Map of Williamsport, 1877. (Hint: With all the 1877 maps linked in this entry, you can zoom in on the picture by clicking on it. To scroll it in different directions, click, hold, and move your mouse.)
Map of the Williamsport area, 1912.
Historical information on Williamsport's railroad and canal.
Let's start where our unnamed protagonist does: At Williamsport Train Station. I spent hours trying to figure out where that darned station was; I finally tracked its location down after visiting Williamsport.
You can see the station in this picture. We're looking east here. In front of us is Conococheague Creek, which winds west to meet the C&O Canal and the Potomac River, which is an estuary of the Chesapeake Bay. The Potomac River and the C&O Canal are behind us. The train tracks are on the right bank (i.e. the southern bank). The bridge in front of us is still in existence; it carries Route 68 over the creek. And just to the right of the bridge, on the east side of what would become Route 68, is the train station.
(This photo, by the way, was taken by William Henry Jackson in 1892. He was commissioned to take pictures related to the Western Maryland Railroad.)
Since I didn't know where the train station was when I visited Williamsport, I didn't investigate the train station's site, but you can see it through Street View in Google Maps.
As you can see, the photo is a bit vague about what lay between the train station and the canal, but from other pictures I've seen, such as this one, I'm guessing that there were only railway tracks and trees along the right bank of the creek. Our protagonist must have followed the tracks down to the canal.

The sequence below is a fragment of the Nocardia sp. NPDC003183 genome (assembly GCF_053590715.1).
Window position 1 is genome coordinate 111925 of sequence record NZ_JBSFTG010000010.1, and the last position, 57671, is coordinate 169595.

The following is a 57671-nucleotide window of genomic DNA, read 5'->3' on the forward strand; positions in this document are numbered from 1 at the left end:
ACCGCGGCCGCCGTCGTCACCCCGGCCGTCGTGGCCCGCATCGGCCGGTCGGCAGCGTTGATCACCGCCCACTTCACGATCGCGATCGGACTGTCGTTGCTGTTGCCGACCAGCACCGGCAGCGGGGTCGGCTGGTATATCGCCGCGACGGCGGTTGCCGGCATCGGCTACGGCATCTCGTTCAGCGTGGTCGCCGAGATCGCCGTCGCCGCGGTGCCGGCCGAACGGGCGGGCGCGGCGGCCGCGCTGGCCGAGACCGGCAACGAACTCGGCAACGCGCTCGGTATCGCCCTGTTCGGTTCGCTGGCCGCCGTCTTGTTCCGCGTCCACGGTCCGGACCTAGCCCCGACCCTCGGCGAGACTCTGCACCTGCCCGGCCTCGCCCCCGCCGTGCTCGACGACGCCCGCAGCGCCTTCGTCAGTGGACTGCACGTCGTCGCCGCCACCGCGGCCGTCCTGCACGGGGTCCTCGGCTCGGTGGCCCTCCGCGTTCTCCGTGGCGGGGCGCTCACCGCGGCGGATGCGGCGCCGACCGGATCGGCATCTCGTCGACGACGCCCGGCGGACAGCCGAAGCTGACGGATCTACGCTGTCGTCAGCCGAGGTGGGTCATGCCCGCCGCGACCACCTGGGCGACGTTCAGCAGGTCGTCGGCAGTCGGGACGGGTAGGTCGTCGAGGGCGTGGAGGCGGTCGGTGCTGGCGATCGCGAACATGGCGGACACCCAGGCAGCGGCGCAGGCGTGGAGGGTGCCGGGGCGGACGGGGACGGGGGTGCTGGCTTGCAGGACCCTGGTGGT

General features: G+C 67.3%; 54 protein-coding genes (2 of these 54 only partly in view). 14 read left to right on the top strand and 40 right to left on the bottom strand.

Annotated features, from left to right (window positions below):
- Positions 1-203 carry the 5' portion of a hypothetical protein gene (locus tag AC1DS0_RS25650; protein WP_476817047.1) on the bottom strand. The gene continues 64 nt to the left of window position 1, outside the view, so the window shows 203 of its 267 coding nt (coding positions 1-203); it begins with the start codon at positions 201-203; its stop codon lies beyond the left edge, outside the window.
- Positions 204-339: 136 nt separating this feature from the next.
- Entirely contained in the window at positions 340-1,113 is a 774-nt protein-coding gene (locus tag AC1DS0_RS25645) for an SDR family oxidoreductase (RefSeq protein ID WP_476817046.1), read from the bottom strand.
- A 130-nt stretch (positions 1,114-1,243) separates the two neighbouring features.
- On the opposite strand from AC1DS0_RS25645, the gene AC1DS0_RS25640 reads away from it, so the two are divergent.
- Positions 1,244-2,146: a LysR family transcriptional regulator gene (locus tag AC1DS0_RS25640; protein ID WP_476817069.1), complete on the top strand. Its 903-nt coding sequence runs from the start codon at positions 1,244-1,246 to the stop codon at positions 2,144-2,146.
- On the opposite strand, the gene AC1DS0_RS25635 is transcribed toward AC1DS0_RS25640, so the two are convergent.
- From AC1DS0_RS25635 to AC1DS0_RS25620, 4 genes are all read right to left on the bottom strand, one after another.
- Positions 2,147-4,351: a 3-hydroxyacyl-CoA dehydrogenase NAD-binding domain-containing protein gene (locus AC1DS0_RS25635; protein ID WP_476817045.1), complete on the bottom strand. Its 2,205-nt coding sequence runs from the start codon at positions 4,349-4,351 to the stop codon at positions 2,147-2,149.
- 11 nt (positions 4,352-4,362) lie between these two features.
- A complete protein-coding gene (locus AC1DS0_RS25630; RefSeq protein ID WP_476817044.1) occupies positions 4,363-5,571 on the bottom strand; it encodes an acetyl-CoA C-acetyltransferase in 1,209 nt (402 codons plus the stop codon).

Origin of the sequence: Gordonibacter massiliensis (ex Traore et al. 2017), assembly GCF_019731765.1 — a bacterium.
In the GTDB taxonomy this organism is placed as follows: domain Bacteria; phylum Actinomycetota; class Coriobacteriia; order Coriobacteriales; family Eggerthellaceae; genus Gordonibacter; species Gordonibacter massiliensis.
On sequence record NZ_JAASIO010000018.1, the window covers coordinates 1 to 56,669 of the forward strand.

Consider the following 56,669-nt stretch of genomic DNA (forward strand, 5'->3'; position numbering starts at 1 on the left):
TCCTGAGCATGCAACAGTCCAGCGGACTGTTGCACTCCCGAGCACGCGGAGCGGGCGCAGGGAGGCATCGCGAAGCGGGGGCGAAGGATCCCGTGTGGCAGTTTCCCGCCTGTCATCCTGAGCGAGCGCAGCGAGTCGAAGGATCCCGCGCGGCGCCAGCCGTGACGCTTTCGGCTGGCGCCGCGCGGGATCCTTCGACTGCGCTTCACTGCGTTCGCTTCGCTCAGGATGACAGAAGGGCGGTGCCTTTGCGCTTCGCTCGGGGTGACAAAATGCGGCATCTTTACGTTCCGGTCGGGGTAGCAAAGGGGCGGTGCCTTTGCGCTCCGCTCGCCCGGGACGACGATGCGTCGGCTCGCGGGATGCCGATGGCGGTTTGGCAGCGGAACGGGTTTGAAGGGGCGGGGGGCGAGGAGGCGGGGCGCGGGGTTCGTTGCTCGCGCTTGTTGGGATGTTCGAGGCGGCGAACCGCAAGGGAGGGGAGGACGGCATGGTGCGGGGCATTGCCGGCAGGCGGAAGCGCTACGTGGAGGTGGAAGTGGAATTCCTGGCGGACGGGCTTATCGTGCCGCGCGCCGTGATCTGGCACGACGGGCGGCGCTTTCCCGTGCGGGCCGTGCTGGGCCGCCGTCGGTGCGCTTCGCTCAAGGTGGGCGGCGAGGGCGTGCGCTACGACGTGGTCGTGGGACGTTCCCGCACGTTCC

Here's the C&O Canal, as photographed by William Henry Jackson. We're now looking north, watching coal being lifted from canal boats to freight cars. That little body of water on the right is the turning basin. It's very easy to find this location if you visit Williamsport; the train tracks are still there, though they've been abandoned. The warehouse (which you can't see in this picture; it's off to the right) has been turned into a visiting center with C&O Canal photos on display. The person in charge was kind enough to show us the part of the warehouse that hasn't been renovated into the visiting center; it was impressively nineteenth-century.
Here are some modern photos of the area:
The turning basin for the canal, looking east. Here you can see the warehouse, labelled "Cushway's Coal Brick." The trains were loaded in the grassy area to the right of the picture.
Conococheague Aqueduct (built in 1834), by means of which the canal boats crossed Conococheague Creek.
WILLIAMSPORT JUNCTION (Chapter Two, scene two)
Westbound trains didn't actually go into Williamsport, once the railway line was extended to Cherry Run, West Virginia. Instead, they passed north of the town.